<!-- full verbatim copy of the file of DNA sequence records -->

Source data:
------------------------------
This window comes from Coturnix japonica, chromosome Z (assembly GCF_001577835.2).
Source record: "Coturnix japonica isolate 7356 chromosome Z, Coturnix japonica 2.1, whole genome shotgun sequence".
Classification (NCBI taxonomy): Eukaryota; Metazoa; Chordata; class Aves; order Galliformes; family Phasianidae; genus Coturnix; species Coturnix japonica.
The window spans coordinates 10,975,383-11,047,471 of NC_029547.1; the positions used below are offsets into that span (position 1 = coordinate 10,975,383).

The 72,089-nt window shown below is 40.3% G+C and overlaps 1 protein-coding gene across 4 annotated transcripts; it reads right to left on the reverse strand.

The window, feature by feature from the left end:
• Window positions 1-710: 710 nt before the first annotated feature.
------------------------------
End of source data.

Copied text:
This window comes from Coturnix japonica, chromosome Z (assembly GCF_001577835.2).
Source record: "Coturnix japonica isolate 7356 chromosome Z, Coturnix japonica 2.1, whole genome shotgun sequence".
Classification (NCBI taxonomy): Eukaryota; Metazoa; Chordata; class Aves; order Galliformes; family Phasianidae; genus Coturnix; species Coturnix japonica.
The window spans coordinates 10,975,383-11,047,471 of NC_029547.1; the positions used below are offsets into that span (position 1 = coordinate 10,975,383).

The 72,089-nt window shown below is 40.3% G+C and overlaps 1 protein-coding gene across 4 annotated transcripts; it reads right to left on the reverse strand.

The window, feature by feature from the left end:
• Window positions 1-710: 710 nt before the first annotated feature.